The SSA will judge whether or not you can still work in light of your condition. The examiner will also take your age, education, and job training into consideration when making this call.
If the SSA decides that there is no job you can feasibly do because of your condition, it may grant you benefits.
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What other criteria must I meet to obtain approval for disability benefits?
After proving to the SSA that you cannot work because of your herniated disc and that your condition has lasted or is expected to last a year or longer, there are other requirements you must meet, as well, depending on which benefit you are applying for:
SSI: Those applying for Supplemental Security Income will need to show that their monthly income is below a certain threshold and that they have less than $2000 in assets (for individuals), not including their car, home, and general personal effects.
SSDI: Those applying for Social Security Disability Insurance benefits must have a certain number of work credits (which you earn by working each year and paying Social Security taxes) on their record, depending on their age. The older you are the more credits you need. For instance, 35-year-olds only need 20 credits on their record, whereas a 62-year-old would need 40.
How do I prove my herniated disc is disabling?
You will need to provide the SSA with detailed, thorough contact information to obtain medical evidence that documents your herniated disc, such as MRIs, CAT scans, and x-rays. Your medical files should contain physician’s notes about your condition, symptoms and limitations, treatments and your response to them, surgical records, and prognoses. The more detailed your doctor is in describing your limitations, the better.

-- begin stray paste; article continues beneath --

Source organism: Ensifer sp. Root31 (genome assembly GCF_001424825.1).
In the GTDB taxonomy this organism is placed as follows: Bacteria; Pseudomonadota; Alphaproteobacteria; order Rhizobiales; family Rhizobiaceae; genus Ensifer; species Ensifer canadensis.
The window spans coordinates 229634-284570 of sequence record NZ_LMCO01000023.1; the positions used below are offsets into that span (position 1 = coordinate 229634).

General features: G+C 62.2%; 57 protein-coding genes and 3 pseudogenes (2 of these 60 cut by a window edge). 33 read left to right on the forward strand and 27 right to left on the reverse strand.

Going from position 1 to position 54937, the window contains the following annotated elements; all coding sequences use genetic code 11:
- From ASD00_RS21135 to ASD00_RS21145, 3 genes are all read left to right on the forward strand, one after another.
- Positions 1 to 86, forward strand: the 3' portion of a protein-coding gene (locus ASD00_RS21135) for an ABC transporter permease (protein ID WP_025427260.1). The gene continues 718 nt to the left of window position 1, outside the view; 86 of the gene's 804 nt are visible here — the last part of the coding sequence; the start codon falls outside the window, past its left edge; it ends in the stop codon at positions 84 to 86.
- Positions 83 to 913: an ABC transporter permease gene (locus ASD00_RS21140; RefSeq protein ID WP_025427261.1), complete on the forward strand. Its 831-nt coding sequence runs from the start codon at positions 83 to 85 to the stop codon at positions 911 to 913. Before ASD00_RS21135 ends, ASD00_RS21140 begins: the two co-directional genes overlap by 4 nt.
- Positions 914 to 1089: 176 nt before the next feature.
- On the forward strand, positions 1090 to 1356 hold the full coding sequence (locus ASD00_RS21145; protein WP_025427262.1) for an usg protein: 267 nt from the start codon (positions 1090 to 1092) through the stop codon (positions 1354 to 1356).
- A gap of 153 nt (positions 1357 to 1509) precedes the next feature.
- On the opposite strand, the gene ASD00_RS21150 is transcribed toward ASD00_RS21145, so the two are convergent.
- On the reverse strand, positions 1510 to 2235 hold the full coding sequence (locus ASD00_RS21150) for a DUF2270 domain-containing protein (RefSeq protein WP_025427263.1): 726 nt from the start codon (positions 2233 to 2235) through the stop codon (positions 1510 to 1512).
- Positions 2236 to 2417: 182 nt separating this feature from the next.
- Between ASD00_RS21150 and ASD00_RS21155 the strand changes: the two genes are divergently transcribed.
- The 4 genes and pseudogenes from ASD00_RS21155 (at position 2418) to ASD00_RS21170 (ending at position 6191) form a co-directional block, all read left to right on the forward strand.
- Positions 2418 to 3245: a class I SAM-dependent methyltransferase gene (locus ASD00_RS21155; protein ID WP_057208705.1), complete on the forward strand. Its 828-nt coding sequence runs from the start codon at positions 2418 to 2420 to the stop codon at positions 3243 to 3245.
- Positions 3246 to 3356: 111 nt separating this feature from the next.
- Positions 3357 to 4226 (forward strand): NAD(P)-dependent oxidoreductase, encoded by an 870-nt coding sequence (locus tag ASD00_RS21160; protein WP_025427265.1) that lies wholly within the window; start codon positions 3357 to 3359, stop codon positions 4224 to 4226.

If you also have mental/emotional issues that are preventing you from working, such as depression and anxiety disorders, the SSA will evaluate your mental health records, as well.
The Social Security disability application process can be lengthy and frustrating. It may take a couple of months to get a decision, and the process may be even longer if you receive a denial and need to appeal your case.
The disability lawyers at Berger and Green have helped countless Pittsburgh residents through the appeals process. We know what the SSA is looking for on your application or appeal.
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How can I get help with an appeal?
If you applied for disability based on your herniated disc and received a denial for benefits, we can help you appeal your case. We can ask the SSA to reconsider its decision. But we must act quickly — you have only 60 days from the time you received your letter of denial to appeal your claim.
At Berger and Green, we offer free consultations and we do not charge for legal services unless and until you win your case — so you do not have to worry about out-of-pocket fees for our services. You can reach us by calling 412-661-1400.